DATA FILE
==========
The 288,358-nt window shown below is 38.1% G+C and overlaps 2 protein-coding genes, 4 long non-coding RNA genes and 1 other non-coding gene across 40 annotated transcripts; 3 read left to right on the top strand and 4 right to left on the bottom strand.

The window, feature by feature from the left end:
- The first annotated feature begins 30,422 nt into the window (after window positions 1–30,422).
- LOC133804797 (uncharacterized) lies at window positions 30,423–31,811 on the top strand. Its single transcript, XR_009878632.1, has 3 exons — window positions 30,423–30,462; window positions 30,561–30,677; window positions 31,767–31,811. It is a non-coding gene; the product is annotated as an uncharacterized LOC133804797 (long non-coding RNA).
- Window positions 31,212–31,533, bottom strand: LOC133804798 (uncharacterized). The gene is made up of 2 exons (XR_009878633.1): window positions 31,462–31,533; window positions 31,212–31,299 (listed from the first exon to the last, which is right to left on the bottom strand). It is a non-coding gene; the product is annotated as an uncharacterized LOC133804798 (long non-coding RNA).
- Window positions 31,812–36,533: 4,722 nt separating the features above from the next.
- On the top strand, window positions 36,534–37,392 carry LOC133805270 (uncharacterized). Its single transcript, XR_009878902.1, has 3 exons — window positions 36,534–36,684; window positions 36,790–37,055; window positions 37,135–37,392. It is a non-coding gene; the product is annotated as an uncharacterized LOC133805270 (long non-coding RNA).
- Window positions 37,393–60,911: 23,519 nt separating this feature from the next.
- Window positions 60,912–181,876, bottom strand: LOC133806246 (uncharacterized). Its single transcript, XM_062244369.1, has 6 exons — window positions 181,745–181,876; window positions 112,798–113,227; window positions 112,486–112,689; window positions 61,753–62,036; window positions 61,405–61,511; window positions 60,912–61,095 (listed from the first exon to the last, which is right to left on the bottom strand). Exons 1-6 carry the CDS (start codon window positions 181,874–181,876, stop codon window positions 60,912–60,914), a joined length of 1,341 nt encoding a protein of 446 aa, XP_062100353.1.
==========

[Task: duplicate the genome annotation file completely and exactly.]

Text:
The 288,358-nt window shown below is 38.1% G+C and overlaps 2 protein-coding genes, 4 long non-coding RNA genes and 1 other non-coding gene across 40 annotated transcripts; 3 read left to right on the top strand and 4 right to left on the bottom strand.

The window, feature by feature from the left end:
- The first annotated feature begins 30,422 nt into the window (after window positions 1–30,422).
- LOC133804797 (uncharacterized) lies at window positions 30,423–31,811 on the top strand. Its single transcript, XR_009878632.1, has 3 exons — window positions 30,423–30,462; window positions 30,561–30,677; window positions 31,767–31,811. It is a non-coding gene; the product is annotated as an uncharacterized LOC133804797 (long non-coding RNA).
- Window positions 31,212–31,533, bottom strand: LOC133804798 (uncharacterized). The gene is made up of 2 exons (XR_009878633.1): window positions 31,462–31,533; window positions 31,212–31,299 (listed from the first exon to the last, which is right to left on the bottom strand). It is a non-coding gene; the product is annotated as an uncharacterized LOC133804798 (long non-coding RNA).
- Window positions 31,812–36,533: 4,722 nt separating the features above from the next.
- On the top strand, window positions 36,534–37,392 carry LOC133805270 (uncharacterized). Its single transcript, XR_009878902.1, has 3 exons — window positions 36,534–36,684; window positions 36,790–37,055; window positions 37,135–37,392. It is a non-coding gene; the product is annotated as an uncharacterized LOC133805270 (long non-coding RNA).
- Window positions 37,393–60,911: 23,519 nt separating this feature from the next.
- Window positions 60,912–181,876, bottom strand: LOC133806246 (uncharacterized). Its single transcript, XM_062244369.1, has 6 exons — window positions 181,745–181,876; window positions 112,798–113,227; window positions 112,486–112,689; window positions 61,753–62,036; window positions 61,405–61,511; window positions 60,912–61,095 (listed from the first exon to the last, which is right to left on the bottom strand). Exons 1-6 carry the CDS (start codon window positions 181,874–181,876, stop codon window positions 60,912–60,914), a joined length of 1,341 nt encoding a protein of 446 aa, XP_062100353.1.